The Trust and Friends are also pushing a plan for a neighborhood improvement district, or NID, that would extend two or three blocks inland from the park to assess property owners a small tax each year. The revenue would be used to help with the park’s maintenance and even capital costs and would also fund upkeep of the highway median and create safer highway crossings, among other things.

Wils added, “The park needs the NID, the park needs private funding and the park needs to generate funding from the revenue nodes [designated piers].”

As for the ideal plan for Pier 40, Novogratz said, “There’s a great line a judge had about pornography — ‘I know it when I see it.’ That’s what I think it’ll be like with Pier 40 — when there’s a good plan, we’ll know it when we see it: Someone comes up with the idea of residential on the upland… Stacking cars might be a piece of it,” he said, referring to automated parking stackers, which are featured in the Durst plan as a way to consolidate the pier’s parking operation to free up space for other revenue-generating uses.

Asked how any plan with residential use would be O.K.’d if all the local legislators oppose it — which currently appears to be the case — Wils downplayed the issue.

“I don’t think asking our opinion about what the elected officials will do is very useful,” she said.

“At the end of the day, we’re dealing with a 15-acre piece of infrastructure that’s severely debilitated — and it’s getting worse,” she emphasized.

“If a fairy godmother gave us infinite sums, would I put residential on the pier? No,” Novogratz said, adding, “I wouldn’t put parking on the pier either. I wouldn’t put anything there. You gotta try to figure out the Rubik’s Cube — and it’s complicated.”

Asked about the Durst plan, Wils indicated she’d simply like to see more options, in general. The problem, she said, is really that there hasn’t been a comparison of “three or four plans” for the pier. However, she did say, “Intuitively, stacking parking seems like it would work.”

To get a comparison of a larger number of concept plans, Wils continued, it’s necessary to put out a request for proposals, or R.F.P., to developers. However, the Trust can’t cast a wide net for uses if so many of these uses are illegal, she noted. Hence, the need for modifying the park’s legislation.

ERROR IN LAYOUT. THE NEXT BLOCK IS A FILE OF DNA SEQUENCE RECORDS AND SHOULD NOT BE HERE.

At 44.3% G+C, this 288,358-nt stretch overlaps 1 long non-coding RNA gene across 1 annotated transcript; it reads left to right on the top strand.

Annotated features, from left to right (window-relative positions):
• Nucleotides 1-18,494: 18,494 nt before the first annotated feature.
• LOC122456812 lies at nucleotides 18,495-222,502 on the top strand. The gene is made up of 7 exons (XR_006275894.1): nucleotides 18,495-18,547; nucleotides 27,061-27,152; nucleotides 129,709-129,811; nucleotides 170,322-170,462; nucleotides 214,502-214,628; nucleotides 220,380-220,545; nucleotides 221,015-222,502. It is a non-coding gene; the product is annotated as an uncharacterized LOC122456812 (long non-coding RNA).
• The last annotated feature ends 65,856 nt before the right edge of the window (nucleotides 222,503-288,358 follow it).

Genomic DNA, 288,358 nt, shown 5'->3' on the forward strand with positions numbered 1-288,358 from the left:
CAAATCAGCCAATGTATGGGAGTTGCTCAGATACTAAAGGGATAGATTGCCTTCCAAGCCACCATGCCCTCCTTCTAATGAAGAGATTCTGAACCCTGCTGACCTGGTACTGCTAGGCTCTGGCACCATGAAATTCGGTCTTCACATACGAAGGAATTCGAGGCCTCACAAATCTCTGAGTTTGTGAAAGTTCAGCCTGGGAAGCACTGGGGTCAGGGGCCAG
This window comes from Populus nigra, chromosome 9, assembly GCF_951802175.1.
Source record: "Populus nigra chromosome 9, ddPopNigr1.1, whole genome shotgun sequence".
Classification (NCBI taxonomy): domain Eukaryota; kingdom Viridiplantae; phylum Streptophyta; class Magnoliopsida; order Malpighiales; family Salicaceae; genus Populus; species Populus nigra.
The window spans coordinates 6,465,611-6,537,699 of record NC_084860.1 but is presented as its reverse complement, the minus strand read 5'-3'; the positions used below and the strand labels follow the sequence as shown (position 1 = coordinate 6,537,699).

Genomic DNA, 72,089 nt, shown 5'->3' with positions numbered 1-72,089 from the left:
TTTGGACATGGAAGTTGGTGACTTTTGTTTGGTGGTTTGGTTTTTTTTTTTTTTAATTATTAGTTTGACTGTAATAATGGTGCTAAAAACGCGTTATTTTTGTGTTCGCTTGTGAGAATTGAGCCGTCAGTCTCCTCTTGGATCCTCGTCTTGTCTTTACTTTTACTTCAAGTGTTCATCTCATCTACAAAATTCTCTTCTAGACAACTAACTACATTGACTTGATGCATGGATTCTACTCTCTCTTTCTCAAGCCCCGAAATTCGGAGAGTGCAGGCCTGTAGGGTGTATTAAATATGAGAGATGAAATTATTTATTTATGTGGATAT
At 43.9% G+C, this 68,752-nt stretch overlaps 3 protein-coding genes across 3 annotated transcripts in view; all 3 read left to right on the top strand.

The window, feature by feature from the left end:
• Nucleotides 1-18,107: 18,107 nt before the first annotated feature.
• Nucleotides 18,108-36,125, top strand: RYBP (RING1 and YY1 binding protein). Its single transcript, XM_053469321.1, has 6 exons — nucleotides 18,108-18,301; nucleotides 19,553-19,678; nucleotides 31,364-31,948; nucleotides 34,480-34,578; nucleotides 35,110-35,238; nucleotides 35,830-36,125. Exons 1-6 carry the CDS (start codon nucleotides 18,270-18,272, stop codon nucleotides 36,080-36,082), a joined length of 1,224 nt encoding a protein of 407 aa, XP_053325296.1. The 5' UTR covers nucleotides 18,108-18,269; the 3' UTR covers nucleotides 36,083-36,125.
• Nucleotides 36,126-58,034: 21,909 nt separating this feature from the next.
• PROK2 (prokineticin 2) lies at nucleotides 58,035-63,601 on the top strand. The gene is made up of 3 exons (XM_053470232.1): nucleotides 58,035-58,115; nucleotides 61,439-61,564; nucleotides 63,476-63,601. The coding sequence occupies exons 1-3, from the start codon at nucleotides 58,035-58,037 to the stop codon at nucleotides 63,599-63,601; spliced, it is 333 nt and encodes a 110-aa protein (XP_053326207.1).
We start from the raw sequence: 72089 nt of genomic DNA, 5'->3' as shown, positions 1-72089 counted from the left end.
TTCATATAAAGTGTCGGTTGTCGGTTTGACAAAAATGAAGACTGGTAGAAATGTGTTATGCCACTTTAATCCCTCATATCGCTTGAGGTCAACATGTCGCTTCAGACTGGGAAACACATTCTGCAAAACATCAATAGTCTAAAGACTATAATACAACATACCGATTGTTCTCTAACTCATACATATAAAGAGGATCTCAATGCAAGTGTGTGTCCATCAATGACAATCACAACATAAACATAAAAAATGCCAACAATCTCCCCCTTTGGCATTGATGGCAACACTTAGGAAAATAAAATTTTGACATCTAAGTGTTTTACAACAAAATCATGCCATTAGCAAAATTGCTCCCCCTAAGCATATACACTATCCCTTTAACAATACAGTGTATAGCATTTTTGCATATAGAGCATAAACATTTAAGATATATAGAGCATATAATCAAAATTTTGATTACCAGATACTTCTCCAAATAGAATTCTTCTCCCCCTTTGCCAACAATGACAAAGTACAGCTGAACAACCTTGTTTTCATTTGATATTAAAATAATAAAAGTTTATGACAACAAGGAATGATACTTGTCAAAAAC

“We’re pushing to get the legislation done as soon possible,” she said, assuring, “We will get legislation.

“If the local youth leagues came up with that with their architects,” she said, referring to the Champions plan and WXY Architects, the firm they worked with, “what other plans are we not seeing?”

Novogratz — a major booster of U.S. wrestling, who was wearing a Princeton Wrestling windbreaker during the sit-down — said he could envision some sort of recreation center on Pier 40, with the funding for it raised privately. “Just a big jock,” he said, describing himself after being asked about wrestling.

“It’s very difficult to go up to someone and say, ‘Give me $10 million to fix the piles,’ he noted, contrasting that with the attractiveness of ideas like a rec center or other conspicuous uses.

How about the idea of transferring air rights from Pier 40 across the highway to the St. John’s Center building? they were asked. This is an idea that reportedly has been kicking around in real estate circles, and could conceivably generate revenue for the park, though undoubtedly would be controversial.

Wils said, in fact, they have been looking at this, but the idea would be to see if they can transfer all of the park’s air rights to one single site — she didn’t say where that might be — for a development project.

Novogratz said that a key part of the Friends’ fundraising ability — as for any fundraiser — is being able to convey “excitement,” and that’s something he clearly feels.

He has four children and numerous brothers and sisters, and all their nieces and nephews, living Downtown, and they all use the park, he noted. Lawin is married with two children, and they, too, are all big park users.

In related news, Fortress, his firm, recently purchased a controlling share of the St. John’s Center, across from Pier 40. But Novogratz is more on the investment side of the company — not its real estate division — and he and Wils shared a laugh, saying that he didn’t even know about the connection until Wils notified him about a news article she read.

Returning to residential use at Pier 40, local elected officials remain opposed.

New State Senator Brad Hoylman said “I have serious reservations about residential development in the park. These concerns have heightened considerably since the aftermath of Sandy.

“I’m confident that through a robust public process that involves all the stakeholders, public officials and the community, we’ll find a plan for Pier 40 that is financially viable, expands fields and open space, and has the least possible impact on the park and the surrounding neighborhood.”